How well does Tesla’s autopilot detect lane-splitting motorcycles?

A Tesla owner’s experience shows there’s still a ways to go.

This story was originally published on motorcyclistonline.com.

Lane-splitting is a benefit to riders all over the world, but in the United States, the privilege is currently reserved to riders in the Golden State. California-based Tesla seems to know a thing or two about motorcyclist's unique advantage in the state, and by all appearances the company is working to ensure that riders filtering through traffic stay safe when its autopilot systems are active. But does it work? Can Tesla's Autopilot detect a lane-sharing rider?

Sort of. We can see Tesla’s Autopilot in action thanks to YouTuber Scott Kubo, who recently put together the video below to test the functionality of motorcycle detection while lane-splitting.

California lane-splitting is now legal
Lane-splitting is a boon to many riders, but when a driver makes an unexpected move, things can go bad real quick. Tesla is hoping to account for that in its latest Autopilot software update.Motorcyclist

Self-driving cars are still a burgeoning field of technology, and it’s apparent there are still bugs to work out.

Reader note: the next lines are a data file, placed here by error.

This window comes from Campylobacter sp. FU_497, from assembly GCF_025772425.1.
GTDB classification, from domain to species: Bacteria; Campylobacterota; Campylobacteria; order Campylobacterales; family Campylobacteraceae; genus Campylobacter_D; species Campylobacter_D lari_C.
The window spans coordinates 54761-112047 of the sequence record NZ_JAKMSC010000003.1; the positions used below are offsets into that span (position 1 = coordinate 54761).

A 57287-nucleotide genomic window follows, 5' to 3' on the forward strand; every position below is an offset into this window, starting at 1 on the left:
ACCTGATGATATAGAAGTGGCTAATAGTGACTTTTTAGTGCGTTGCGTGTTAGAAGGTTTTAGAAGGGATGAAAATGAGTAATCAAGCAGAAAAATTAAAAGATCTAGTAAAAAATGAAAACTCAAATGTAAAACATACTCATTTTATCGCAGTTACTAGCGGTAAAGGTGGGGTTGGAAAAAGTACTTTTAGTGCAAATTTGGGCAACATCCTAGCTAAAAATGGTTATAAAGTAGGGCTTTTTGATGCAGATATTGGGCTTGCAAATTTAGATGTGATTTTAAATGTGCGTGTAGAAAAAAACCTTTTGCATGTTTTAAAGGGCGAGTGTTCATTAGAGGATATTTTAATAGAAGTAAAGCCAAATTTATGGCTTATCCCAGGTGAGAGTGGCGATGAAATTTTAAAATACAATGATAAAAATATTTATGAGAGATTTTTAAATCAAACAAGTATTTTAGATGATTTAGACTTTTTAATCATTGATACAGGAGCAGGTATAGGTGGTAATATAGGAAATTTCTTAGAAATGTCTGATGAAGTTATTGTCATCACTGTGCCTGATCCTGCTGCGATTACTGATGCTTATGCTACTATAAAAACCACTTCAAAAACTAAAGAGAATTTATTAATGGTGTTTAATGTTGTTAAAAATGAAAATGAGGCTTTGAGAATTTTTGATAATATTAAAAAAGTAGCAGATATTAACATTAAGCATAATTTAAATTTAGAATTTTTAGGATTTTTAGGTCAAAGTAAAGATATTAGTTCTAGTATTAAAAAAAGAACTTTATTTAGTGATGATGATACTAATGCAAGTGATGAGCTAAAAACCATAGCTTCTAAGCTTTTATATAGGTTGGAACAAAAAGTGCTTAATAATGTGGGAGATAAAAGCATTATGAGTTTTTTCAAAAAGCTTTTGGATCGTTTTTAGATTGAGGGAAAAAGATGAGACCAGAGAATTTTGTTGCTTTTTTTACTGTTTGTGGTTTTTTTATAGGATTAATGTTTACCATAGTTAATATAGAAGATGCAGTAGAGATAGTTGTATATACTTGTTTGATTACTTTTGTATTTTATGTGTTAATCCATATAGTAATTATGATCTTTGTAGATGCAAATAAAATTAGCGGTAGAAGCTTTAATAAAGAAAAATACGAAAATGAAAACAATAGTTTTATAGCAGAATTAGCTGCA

Detecting an approaching motorcycle seems to be hit and miss in Version 9 of Tesla's neural net Autopilot software. It's clear that the system confuses motorcycles with cars at times, and can even miss a motorcycle entirely if the motorcycle is moving at a good clip. It's tough to determine how useful this detection would be in its current state. Being able to separate a lane-sharing motorcycle is critical when stopping or correcting an in-progress lane change, for example. It's a start though—and an admirable one at that.

Teslas are well represented on California highways, and more manufacturers seem to take up the autonomous driving challenge every year. Any technology that helps keep riders safe on the road—wherever that road might be—is a positive one in my book.

Check out the video and tell us what you think. Where should technology like this go to be truly useful to riders?